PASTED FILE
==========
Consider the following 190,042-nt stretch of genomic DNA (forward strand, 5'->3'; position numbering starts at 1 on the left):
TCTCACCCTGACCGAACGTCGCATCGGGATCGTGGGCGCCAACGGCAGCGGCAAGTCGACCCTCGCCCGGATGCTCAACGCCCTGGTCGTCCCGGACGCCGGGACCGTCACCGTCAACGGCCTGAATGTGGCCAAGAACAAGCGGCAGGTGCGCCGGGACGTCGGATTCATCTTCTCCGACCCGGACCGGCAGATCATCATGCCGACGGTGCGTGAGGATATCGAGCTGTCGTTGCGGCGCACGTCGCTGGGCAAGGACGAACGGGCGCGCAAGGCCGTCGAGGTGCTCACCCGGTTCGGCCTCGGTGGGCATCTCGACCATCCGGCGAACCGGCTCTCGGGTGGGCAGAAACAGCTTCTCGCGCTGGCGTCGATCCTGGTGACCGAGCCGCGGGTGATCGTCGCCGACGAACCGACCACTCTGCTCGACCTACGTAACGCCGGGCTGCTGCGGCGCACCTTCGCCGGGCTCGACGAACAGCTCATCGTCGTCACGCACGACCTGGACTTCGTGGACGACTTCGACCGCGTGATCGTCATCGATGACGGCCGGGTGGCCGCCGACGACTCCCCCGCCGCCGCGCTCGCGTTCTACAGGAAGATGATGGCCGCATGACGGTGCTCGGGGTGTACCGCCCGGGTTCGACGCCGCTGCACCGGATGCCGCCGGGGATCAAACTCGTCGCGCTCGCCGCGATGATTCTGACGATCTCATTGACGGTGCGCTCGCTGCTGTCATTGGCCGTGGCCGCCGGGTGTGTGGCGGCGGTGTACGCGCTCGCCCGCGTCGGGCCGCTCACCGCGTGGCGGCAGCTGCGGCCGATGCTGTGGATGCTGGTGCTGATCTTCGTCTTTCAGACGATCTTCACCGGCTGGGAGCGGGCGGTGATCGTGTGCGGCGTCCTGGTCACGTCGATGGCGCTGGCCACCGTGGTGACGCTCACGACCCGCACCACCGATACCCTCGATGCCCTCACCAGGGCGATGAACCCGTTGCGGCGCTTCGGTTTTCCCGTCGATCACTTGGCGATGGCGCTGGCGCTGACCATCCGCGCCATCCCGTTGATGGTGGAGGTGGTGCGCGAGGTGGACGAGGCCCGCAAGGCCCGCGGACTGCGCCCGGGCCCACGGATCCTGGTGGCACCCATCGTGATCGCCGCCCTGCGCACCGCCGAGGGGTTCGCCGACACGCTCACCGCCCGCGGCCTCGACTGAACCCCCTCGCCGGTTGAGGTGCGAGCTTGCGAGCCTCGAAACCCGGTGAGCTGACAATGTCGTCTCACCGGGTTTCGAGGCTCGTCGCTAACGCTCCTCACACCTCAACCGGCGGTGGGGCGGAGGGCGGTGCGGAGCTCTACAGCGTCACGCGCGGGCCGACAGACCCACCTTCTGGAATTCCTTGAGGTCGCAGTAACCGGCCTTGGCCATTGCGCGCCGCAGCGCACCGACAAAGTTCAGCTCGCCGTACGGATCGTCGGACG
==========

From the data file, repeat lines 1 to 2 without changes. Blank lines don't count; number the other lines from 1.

Consider the following 190,042-nt stretch of genomic DNA (forward strand, 5'->3'; position numbering starts at 1 on the left):
TCTCACCCTGACCGAACGTCGCATCGGGATCGTGGGCGCCAACGGCAGCGGCAAGTCGACCCTCGCCCGGATGCTCAACGCCCTGGTCGTCCCGGACGCCGGGACCGTCACCGTCAACGGCCTGAATGTGGCCAAGAACAAGCGGCAGGTGCGCCGGGACGTCGGATTCATCTTCTCCGACCCGGACCGGCAGATCATCATGCCGACGGTGCGTGAGGATATCGAGCTGTCGTTGCGGCGCACGTCGCTGGGCAAGGACGAACGGGCGCGCAAGGCCGTCGAGGTGCTCACCCGGTTCGGCCTCGGTGGGCATCTCGACCATCCGGCGAACCGGCTCTCGGGTGGGCAGAAACAGCTTCTCGCGCTGGCGTCGATCCTGGTGACCGAGCCGCGGGTGATCGTCGCCGACGAACCGACCACTCTGCTCGACCTACGTAACGCCGGGCTGCTGCGGCGCACCTTCGCCGGGCTCGACGAACAGCTCATCGTCGTCACGCACGACCTGGACTTCGTGGACGACTTCGACCGCGTGATCGTCATCGATGACGGCCGGGTGGCCGCCGACGACTCCCCCGCCGCCGCGCTCGCGTTCTACAGGAAGATGATGGCCGCATGACGGTGCTCGGGGTGTACCGCCCGGGTTCGACGCCGCTGCACCGGATGCCGCCGGGGATCAAACTCGTCGCGCTCGCCGCGATGATTCTGACGATCTCATTGACGGTGCGCTCGCTGCTGTCATTGGCCGTGGCCGCCGGGTGTGTGGCGGCGGTGTACGCGCTCGCCCGCGTCGGGCCGCTCACCGCGTGGCGGCAGCTGCGGCCGATGCTGTGGATGCTGGTGCTGATCTTCGTCTTTCAGACGATCTTCACCGGCTGGGAGCGGGCGGTGATCGTGTGCGGCGTCCTGGTCACGTCGATGGCGCTGGCCACCGTGGTGACGCTCACGACCCGCACCACCGATACCCTCGATGCCCTCACCAGGGCGATGAACCCGTTGCGGCGCTTCGGTTTTCCCGTCGATCACTTGGCGATGGCGCTGGCGCTGACCATCCGCGCCATCCCGTTGATGGTGGAGGTGGTGCGCGAGGTGGACGAGGCCCGCAAGGCCCGCGGACTGCGCCCGGGCCCACGGATCCTGGTGGCACCCATCGTGATCGCCGCCCTGCGCACCGCCGAGGGGTTCGCCGACACGCTCACCGCCCGCGGCCTCGACTGAACCCCCTCGCCGGTTGAGGTGCGAGCTTGCGAGCCTCGAAACCCGGTGAGCTGACAATGTCGTCTCACCGGGTTTCGAGGCTCGTCGCTAACGCTCCTCACACCTCAACCGGCGGTGGGGCGGAGGGCGGTGCGGAGCTCTACAGCGTCACGCGCGGGCCGACAGACCCACCTTCTGGAATTCCTTGAGGTCGCAGTAACCGGCCTTGGCCATTGCGCGCCGCAGCGCACCGACAAAGTTCAGCTCGCCGTACGGATCGTCGGACG